Toyota has built 8 million Corollas over the years and the 2010 model is the tenth generation of the vehicle. LaRoucque said the company has focused heavily on listening to what customers want and that's why the tenth generation is a bigger car with a restyled design. There are two engine options in all Corollas, the 1.8 liter four-cylinder and a 2.4-liter inline-4.
Not Exciting but Reliable
Part of the Corolla's appeal, said Edmunds' Moody, is that it feels like a more expensive car.
"The Corolla, in terms of small cars, is sort of like the Lexus of small cars," he said. "It just has a nice, finished feel inside. When you look at the materials and kind of poke around and press certain things, it seems like it might be a little bit more upscale then you would expect for an $18,000 to $20,000 car."
On the downside, Moody said, the Corolla's handling is not as smooth as you'd expect from a Toyota. It's not exactly sporty either, critics say.
Still, said Aaron Bragman, an auto analyst for IHS Global Insight, although the Corolla is not going to set car enthusiasts' blood on fire, there is a reason why the vehicle has maintained a very high owner loyalty in the industry.
"Basically, it's an appliance. It's reliable. It gets you from A to B easily," he said. "Corolla is a good car. It's not going to offend anybody and it will do what's asked of it, and that's really all a lot of people require."
It's the Ford Focus' improved technology that's drawing customers, said Andrew Ashman, a Ford contest and incentatives manager.
In addition to its fuel economy, the vehicle offers Ford's SYNC technology which provides customers hands-free control of their mobile phone, MP3 player and GPS -- a feature more common to more expensive cars.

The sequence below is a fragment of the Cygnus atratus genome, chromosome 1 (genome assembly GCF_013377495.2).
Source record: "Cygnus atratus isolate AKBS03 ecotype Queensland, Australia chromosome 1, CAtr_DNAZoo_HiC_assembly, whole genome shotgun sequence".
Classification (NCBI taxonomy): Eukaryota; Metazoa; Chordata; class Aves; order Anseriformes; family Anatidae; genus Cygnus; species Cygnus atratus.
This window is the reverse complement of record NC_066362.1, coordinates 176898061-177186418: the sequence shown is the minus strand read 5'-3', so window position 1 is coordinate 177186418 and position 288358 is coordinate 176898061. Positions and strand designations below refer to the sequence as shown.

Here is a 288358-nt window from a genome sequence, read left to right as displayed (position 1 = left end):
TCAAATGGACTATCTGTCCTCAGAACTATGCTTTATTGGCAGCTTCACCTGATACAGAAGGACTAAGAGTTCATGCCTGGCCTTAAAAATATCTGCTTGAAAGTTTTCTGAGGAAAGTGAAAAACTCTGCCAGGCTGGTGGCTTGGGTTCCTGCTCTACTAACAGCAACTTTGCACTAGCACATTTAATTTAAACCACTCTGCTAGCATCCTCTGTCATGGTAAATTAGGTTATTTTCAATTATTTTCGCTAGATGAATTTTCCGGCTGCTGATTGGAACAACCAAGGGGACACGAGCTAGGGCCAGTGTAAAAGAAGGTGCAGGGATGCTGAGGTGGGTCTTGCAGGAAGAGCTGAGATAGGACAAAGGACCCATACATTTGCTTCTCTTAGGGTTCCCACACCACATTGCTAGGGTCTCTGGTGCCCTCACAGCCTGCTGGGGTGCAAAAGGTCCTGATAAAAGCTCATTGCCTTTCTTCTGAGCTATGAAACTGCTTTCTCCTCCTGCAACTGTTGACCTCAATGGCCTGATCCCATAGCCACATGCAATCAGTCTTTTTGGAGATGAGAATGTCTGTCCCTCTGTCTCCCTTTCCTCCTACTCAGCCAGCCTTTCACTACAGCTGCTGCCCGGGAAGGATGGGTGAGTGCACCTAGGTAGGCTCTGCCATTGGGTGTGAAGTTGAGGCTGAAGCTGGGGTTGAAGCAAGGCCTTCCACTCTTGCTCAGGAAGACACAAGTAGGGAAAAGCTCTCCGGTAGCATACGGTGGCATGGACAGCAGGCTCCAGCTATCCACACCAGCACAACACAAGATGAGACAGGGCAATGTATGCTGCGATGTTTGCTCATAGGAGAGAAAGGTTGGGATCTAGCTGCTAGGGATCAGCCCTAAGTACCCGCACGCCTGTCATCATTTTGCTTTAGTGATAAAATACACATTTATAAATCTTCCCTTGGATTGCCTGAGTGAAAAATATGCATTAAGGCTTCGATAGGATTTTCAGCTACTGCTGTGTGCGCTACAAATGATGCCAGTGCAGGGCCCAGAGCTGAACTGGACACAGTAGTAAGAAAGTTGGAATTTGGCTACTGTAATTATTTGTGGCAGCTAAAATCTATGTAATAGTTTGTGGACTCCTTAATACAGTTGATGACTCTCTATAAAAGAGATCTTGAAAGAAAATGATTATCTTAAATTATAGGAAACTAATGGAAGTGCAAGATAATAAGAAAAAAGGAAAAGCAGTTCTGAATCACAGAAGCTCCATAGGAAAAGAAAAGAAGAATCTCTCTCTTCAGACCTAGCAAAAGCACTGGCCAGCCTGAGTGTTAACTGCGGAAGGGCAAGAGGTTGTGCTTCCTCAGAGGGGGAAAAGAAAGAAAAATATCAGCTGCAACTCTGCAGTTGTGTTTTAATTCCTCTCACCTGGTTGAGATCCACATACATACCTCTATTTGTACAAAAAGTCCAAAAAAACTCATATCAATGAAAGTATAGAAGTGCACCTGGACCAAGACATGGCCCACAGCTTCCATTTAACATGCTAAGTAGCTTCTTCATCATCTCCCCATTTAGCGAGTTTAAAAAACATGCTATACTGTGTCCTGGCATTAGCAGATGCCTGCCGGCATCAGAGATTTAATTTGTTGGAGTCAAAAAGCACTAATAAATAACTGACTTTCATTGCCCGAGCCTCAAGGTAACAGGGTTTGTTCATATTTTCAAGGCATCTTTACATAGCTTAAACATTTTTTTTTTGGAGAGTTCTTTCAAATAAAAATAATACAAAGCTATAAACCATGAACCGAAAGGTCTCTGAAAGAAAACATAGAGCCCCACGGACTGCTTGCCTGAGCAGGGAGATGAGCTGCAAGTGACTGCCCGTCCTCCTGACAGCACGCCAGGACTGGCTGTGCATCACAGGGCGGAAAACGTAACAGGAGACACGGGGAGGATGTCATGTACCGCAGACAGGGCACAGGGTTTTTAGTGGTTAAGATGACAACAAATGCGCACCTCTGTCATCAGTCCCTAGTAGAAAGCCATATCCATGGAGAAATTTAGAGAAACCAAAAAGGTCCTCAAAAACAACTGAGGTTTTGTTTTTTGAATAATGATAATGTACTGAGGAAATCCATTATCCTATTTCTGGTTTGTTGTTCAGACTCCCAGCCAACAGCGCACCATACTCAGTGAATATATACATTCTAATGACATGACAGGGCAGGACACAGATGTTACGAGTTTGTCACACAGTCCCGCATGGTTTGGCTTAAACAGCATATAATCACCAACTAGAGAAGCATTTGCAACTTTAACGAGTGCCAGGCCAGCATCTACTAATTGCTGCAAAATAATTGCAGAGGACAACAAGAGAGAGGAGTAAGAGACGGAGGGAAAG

Ford was the only one of the three major American automakers not to accept billions in government bailout funds, but the company's got its own challenges, including stiff competition from foreign automakers like Toyota as well as Honda.
"We're working everyday to prove to customers that we have the plan, we have the product and that people should come back to Ford," said Ashman.
A front-wheel-drive car, the Focus was introduced in 2000. The car got a refresh in the 2008 model and is currently available as a coupe or sedan. A 2.0-liter inline four-cylinder engine with a 140 horsepower output is standard in all Focuses.
Moody said the Focus' interior is less attractive than the Corolla's.
"It doesn't feel as premium on the inside," he said. "The materials feel a little cheaper."
But like the Corolla, it's also got a mass appeal, Moody said.
"The car just happens to have the right combination of things: It's comfortable, it's inexpensive," he said. "The appeal is somewhat mass appeal because it's not super racy-looking, it's not polarizing -- which in some cases you could describe as maybe generic or boring-looking -- but I think that mass appeal with both cars helps them sell well."
Foreign vs. Domestic
In some consumers' minds, the Focus has at least one distinct advantage over the Corolla: It's made by an American company.
"There are people out there who still want to buy a domestic car and they have their reasons for doing that, whether it's the economy or jobs or they know someone down the street who works for Ford or they worked at the Ford plant," Moody said.
But a consumer in the market for an inexpensive, small car made by an American automaker will find limited options.
"They usually do better at making large trucks, minivans, sedans, and in some cases hybrids, but those are expensive," Moody said. "So the Ford Focus is really one of the best."
When Cash for Clunkers was still working its way through Congress, some lawmakers voiced opposition to the program because it was open to foreign carmakers. The fear was that overseas automakers like Toyota and Honda would best American automakers in Clunkers sales.
Those concerns have now found footing. Under the Clunkers program, four out of the top five selling cars are made by foreign companies. Of the top 10, six are made by foreign companies.
The Department of Transportation, however, offers at some statistics that might calm the critics. Of the total cars sold under Clunkers, the department said, 45 percent were made by the Big Three -- Ford, General Motors and Chrysler -- a number equal to the American companies' overall market share.
Early analysis shows that of the foreign cars, more than half were manufactured in the U.S., according to the DOT. Toyota said 90 percent of the Corollas sold in the U.S. are built at U.S. plants.